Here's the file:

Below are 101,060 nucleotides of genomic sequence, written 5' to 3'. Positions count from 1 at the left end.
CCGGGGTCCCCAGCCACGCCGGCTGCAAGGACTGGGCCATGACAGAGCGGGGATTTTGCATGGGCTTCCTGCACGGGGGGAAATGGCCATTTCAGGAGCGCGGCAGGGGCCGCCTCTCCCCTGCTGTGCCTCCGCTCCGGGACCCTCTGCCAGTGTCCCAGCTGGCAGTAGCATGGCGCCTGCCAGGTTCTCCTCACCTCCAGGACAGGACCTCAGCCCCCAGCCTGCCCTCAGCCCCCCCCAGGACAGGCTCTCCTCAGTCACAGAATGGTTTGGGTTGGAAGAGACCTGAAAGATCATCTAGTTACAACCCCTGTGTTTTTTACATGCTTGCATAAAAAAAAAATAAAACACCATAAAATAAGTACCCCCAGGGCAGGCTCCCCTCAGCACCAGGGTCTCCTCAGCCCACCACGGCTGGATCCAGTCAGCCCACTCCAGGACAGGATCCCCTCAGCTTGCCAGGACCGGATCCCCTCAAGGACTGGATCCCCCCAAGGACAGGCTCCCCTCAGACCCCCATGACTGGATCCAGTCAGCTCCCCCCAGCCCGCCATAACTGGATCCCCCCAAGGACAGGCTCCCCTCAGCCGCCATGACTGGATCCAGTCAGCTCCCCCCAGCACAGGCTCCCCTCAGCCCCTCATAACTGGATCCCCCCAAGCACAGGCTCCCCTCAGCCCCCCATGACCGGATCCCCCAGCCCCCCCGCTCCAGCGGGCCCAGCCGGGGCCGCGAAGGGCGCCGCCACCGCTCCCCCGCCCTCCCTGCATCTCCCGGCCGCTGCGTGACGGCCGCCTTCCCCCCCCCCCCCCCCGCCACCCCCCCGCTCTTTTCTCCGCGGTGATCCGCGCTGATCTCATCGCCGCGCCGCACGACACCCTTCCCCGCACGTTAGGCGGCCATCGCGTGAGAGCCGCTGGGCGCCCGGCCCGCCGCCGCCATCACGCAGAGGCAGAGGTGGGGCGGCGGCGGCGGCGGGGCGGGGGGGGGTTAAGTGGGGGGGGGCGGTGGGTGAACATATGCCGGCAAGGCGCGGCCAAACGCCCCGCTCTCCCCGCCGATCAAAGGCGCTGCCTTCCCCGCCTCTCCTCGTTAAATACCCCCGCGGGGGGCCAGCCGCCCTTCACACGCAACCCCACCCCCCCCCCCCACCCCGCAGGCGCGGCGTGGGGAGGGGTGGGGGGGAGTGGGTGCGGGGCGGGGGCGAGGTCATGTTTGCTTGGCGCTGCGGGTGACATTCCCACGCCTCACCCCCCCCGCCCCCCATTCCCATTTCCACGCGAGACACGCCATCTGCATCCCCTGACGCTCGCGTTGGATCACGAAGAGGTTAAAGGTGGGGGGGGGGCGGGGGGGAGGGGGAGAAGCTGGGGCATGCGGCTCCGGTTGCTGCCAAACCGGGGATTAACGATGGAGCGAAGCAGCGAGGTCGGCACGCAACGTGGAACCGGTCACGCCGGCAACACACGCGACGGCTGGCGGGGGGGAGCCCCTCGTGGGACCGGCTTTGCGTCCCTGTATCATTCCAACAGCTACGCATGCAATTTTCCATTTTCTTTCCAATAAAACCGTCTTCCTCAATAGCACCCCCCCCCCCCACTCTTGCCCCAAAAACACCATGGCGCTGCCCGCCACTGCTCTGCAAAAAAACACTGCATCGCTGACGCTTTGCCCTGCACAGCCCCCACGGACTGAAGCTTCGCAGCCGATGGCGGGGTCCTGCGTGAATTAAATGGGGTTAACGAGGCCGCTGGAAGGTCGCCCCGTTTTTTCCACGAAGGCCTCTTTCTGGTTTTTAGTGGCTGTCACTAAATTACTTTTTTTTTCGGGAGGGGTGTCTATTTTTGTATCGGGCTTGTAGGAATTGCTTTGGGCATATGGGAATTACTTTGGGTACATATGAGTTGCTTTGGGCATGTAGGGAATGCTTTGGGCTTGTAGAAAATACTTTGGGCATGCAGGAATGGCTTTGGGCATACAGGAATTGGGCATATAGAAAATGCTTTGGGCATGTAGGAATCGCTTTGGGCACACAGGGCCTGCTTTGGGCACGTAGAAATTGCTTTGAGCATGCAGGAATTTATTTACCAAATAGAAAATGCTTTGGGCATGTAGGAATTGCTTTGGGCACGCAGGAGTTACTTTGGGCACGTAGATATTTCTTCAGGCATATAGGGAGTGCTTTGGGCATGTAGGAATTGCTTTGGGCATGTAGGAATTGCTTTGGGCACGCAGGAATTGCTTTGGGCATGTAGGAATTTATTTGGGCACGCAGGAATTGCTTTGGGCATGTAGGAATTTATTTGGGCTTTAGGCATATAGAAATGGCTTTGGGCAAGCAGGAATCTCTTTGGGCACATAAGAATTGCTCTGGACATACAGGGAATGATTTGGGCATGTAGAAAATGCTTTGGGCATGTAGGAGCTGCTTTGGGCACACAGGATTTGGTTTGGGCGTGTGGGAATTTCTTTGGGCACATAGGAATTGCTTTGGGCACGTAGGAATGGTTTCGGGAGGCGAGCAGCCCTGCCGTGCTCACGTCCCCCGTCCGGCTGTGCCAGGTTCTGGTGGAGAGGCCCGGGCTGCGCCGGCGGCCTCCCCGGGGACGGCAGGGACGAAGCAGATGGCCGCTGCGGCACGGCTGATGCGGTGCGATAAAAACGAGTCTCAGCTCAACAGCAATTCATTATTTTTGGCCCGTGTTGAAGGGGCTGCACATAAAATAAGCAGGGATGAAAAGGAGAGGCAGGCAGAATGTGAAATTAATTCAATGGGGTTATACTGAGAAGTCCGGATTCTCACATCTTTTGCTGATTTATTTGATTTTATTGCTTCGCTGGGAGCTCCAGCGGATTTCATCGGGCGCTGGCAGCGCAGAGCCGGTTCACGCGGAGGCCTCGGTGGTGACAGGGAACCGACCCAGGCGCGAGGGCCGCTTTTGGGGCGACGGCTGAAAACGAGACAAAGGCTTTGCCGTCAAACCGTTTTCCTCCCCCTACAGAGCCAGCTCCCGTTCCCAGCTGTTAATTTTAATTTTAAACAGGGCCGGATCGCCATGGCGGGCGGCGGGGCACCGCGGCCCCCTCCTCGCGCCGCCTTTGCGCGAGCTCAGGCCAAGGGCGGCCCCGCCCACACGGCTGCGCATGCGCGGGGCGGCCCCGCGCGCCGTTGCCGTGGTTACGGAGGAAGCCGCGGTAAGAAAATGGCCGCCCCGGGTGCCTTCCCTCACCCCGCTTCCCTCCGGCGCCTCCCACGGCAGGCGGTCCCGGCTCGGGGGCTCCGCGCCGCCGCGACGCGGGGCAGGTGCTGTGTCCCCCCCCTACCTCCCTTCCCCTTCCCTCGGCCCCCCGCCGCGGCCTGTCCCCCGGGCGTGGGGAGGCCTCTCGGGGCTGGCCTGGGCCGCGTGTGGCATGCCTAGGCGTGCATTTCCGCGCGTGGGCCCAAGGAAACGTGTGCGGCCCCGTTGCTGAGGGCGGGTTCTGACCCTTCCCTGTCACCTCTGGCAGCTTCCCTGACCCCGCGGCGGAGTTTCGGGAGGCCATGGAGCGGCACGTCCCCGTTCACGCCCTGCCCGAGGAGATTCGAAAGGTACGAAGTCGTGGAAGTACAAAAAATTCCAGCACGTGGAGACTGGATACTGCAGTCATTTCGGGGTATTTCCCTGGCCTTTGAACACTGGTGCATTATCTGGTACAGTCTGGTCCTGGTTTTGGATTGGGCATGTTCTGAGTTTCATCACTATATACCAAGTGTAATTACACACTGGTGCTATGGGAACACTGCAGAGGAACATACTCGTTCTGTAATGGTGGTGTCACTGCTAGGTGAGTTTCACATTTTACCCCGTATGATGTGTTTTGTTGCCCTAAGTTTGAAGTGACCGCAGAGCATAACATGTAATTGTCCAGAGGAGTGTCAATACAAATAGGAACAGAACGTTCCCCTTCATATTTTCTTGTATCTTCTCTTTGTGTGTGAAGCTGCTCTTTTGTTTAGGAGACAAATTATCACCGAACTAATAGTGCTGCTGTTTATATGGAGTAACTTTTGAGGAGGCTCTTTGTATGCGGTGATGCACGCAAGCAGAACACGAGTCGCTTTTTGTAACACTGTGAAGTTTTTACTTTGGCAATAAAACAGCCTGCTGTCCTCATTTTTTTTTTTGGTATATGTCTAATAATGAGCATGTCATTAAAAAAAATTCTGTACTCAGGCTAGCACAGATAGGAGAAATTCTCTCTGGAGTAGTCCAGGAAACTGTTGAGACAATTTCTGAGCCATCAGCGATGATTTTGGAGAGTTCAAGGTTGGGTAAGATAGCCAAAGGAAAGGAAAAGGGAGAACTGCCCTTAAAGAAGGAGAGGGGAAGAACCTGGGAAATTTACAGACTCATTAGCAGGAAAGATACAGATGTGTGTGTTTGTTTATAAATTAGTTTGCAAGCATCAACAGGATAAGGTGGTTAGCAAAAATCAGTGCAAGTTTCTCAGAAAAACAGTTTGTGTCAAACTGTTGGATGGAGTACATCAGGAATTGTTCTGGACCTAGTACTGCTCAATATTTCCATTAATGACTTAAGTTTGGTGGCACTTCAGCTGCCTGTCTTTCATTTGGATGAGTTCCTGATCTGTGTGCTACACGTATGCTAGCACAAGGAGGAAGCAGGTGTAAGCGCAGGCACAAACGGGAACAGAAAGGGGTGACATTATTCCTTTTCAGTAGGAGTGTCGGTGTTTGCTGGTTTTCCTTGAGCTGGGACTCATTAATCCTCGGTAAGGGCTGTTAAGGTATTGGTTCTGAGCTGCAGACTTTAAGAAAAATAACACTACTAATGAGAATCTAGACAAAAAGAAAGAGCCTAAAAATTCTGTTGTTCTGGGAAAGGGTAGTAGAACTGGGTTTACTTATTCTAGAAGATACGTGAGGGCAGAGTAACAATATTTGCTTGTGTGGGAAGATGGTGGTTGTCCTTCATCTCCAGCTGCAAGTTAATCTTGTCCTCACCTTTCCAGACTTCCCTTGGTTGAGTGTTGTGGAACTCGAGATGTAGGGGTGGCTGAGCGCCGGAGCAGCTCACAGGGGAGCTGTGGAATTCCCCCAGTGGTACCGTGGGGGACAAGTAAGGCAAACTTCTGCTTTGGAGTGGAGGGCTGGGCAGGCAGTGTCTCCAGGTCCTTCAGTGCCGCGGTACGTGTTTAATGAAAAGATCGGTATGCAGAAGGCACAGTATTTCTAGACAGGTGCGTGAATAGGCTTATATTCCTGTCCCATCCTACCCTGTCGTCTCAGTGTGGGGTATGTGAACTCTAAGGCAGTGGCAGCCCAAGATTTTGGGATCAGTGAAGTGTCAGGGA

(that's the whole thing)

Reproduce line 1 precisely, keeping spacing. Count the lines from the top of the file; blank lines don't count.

Below are 101,060 nucleotides of genomic sequence, written 5' to 3'. Positions count from 1 at the left end.